(Note: Most of the knowledge here comes from the great two-volume history of Virginia by Frank B. Atkinson, The Dynamic Dominion and Virginia in the Vanguard)
For students of Virginia history, we know that independent political bids are rather more common than others might realize. We can look as far back as Westmoreland Davis of Loudoun County getting elected governor in the 1910s against the machine of Sen. Thomas Martin. It continued through James H. Price, Frances Pickens Miller, Harry Byrd Jr., Henry Howell, Doug Wilder, Marshall Coleman, Virgil Goode, and Russell Potts. All represent some form of third-party and/or challenge to the status quo. In modern terms, this can be best understood when we understand that Virginia has always been a two-party state, but within that there has always been a cabal of conservative businessman that centered on Richmond who have their roots in the old Harry Byrd machine.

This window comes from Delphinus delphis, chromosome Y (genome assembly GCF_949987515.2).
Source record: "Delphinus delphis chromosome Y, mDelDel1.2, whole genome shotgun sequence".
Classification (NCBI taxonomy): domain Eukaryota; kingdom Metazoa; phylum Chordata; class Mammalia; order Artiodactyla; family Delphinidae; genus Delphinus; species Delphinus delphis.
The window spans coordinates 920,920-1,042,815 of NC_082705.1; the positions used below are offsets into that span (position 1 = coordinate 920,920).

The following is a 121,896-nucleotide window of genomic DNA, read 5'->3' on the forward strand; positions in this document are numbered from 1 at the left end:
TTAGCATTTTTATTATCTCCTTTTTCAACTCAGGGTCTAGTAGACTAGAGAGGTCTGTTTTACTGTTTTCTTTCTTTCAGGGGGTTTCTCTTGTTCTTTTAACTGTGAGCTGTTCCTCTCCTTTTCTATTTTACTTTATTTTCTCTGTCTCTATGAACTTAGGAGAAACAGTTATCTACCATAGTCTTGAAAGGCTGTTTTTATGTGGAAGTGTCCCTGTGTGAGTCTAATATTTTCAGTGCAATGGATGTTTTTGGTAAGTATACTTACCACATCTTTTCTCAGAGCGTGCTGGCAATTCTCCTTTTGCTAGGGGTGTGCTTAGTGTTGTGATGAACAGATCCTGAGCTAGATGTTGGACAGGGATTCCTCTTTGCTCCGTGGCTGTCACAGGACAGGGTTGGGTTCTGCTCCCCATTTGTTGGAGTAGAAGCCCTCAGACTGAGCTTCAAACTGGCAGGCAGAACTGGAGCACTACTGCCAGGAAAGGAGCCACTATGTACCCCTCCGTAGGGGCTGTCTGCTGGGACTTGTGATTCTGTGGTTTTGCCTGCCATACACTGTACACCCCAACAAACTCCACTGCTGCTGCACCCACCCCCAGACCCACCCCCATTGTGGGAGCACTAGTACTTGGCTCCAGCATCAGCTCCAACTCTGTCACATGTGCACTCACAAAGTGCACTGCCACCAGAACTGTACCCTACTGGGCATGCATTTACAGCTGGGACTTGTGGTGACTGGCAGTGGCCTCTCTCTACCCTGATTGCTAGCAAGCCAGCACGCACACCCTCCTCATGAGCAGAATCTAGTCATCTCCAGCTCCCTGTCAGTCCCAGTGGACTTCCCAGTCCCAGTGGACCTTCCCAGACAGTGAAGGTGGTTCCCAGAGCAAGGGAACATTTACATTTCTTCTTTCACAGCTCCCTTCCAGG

Byrd’s vaunted machine was a genteel tyranny. There were never any George Wallaces or Ross Barnetts in Harry Byrd’s Virginia. His control was so ironclad, so complete, playing the race card never needed. Republicans, blacks, and liberals alike where essentially disenfranchised or otherwise ignored by a restrictive constitution, poll taxes, and literacy tests form the courthouse rings that Byrd controlled. Eventually the 20th century caught up to Harry Byrd and his Dixiecrats. What remained was a loyal, apolitical, and deeply conservative business establishment in Richmond that where now without a party as the Democrats became more and more like the national party; liberal, diverse, and looking for more for government. Their entry in the Republican Party came in 1977 when former Gov. Mills Godwin agreed to switch parties and run as a Republican. Godwin’s first term, from 1965-1969, has widely been praised by historians as helping to usher Virginia from Byrdism to the 20th century. Godwin’s history as a staunch Byrdite who’s support of Massive Resistance lead to leadership in the State Senate and the lieutenant governorship helped give him credibility with the old business estalishment. He was an impeccable Byrdite and would control what Atkinson dubbed “The Organization” for nearly the rest of his life.